Originally created 07/18/02

A drop in the water



It's been almost three years since Larry Gilpin's dock at Thurmond Lake had water beneath it.

"It got within a foot of it once - last year - and it went right back down again," said Mr. Gilpin, whose lot straddles a cove in Lincoln County. "Now it just keeps dropping."

The reservoir's lagging water levels are inching toward their lowest point since the record drought of the late 1980s, according to Jim Parker, a spokesman for the Army Corps of Engineers.

The 70,000-acre lake's normal full pool is 330 feet above sea level. On Wednesday, the pool was 320 and falling. Without bountiful rainfall, the pool could drop to 316 or lower by late August.

The 1980s drought, which dropped the lake's pool almost 18 feet, is one of the worst on record in the lake's 50-year history.

The current drought - entering its third year - has made declining lake levels almost the norm for anglers and lake area residents.

Forecasters fear that it will get worse before it gets better.

"Our ramps are good until it drops to 317," said Bill Tinley, the superintendent at Mistletoe State Park near Appling. "If the lake drops beyond that, we'd be out of the boat-ramp business."

Unusable ramps can gut tourism at major lakes, he said.

"The ramps are your lifeblood," he said. "People who come here are here because of the lake. If you can't provide access to the lake, they're going somewhere else where they can get that access."

On Wednesday, a crew from the Georgia Department of Natural Resources was at Mistletoe evaluating sites for a new, low-water boat ramp that would preserve access to the reservoir even in the event of record low levels.

"We're looking, possibly, at taking one of our existing ramps and putting in a new one that goes farther down," Mr. Tinley said. "We'll chase the water level as far as we can."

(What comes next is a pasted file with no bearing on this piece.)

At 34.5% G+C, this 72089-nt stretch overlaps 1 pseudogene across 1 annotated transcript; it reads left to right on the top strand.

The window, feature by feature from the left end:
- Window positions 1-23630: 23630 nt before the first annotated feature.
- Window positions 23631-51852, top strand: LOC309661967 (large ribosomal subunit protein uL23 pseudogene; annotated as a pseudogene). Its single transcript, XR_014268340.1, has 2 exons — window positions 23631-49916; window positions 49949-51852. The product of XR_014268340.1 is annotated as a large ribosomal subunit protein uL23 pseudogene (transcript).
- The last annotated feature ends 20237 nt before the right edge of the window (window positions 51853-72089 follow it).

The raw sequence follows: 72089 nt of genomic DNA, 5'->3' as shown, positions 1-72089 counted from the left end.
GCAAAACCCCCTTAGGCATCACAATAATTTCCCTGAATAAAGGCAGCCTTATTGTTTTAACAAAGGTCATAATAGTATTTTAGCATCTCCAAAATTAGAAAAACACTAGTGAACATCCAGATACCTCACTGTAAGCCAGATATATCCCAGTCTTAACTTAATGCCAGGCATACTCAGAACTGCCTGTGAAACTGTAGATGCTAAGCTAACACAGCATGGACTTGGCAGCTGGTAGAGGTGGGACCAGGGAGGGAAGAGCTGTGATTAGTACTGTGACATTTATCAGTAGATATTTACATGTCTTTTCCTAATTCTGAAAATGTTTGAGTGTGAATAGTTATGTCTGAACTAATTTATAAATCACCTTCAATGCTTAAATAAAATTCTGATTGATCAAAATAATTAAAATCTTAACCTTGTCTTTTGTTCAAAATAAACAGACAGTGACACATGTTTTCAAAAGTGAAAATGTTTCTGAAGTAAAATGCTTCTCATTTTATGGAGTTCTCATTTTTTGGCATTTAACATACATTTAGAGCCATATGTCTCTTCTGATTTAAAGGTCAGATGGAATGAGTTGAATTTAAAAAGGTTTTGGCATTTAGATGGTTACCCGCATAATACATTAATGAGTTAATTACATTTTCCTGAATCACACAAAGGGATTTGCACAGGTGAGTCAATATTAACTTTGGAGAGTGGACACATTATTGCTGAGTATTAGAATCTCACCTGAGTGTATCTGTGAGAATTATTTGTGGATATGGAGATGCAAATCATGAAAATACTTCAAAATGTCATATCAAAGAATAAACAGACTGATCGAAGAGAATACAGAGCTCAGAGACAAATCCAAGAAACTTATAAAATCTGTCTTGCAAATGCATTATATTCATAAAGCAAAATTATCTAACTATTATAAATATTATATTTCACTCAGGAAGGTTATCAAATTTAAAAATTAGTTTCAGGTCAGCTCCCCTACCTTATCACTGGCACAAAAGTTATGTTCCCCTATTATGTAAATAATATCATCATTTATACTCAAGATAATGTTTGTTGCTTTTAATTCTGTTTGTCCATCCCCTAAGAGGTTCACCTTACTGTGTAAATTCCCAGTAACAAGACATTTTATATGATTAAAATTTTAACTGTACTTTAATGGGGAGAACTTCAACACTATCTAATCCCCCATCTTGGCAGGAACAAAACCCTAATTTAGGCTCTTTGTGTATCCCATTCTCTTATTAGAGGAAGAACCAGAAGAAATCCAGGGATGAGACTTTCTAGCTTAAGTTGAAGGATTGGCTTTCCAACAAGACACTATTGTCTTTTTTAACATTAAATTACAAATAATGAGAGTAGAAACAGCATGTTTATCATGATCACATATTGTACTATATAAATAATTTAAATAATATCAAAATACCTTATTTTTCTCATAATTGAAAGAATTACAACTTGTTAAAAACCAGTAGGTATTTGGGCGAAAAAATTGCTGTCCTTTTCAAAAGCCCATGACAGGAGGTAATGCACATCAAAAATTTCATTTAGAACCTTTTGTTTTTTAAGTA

Elijah Clark State Park in Lincoln County also depends heavily on its ramps, which were extended in the late 1980s to accommodate lower levels, said Sean Stickle, the assistant superintendent.

"We're able to provide access to the 315 to 316 level," he said. "After that, we'll have to see."

The Corps is managing the lake - and companion reservoirs Russell and Hartwell upstream - under a Drought Contingency Plan devised after the drought of the 1980s.

The plan already is in its second phase of conditional operations, which requires cutbacks in hydropower generation - and the accompanying water releases from the dam into the Savannah River above Augusta.

The releases are at a reduced rate - 4,500 cubic feet per second - and would be cut further when lake levels fall to 316 feet above sea level, triggering the drought plan's third phase.

Mr. Parker said that phase calls for conserving water in the lake by reducing water releases to no more than 3,600 cubic feet per second.

"Part of the time we're doing that already, though," he said.

The reservoir is designed to be able to fall as low as 312 feet above sea level, at which time releases into the Savannah River would be calculated to match inflows, he said.

The primary culprit is the current drought cycle's longevity, which has forced the Southeastern Power Administration - which markets electricity from Corps dams - to buy power elsewhere.

Since 1999, the power administration has purchased more than $33 million in power from alternate sources to meet its contractual obligations. Those purchases prevented lake levels from falling further.

Go to augustachronicle.com/sports/outdoors for the latest river and lake levels.

Reach Robert Pavey at (706) 868-1222, Ext. 119 or rpavey@augustachronicle.com.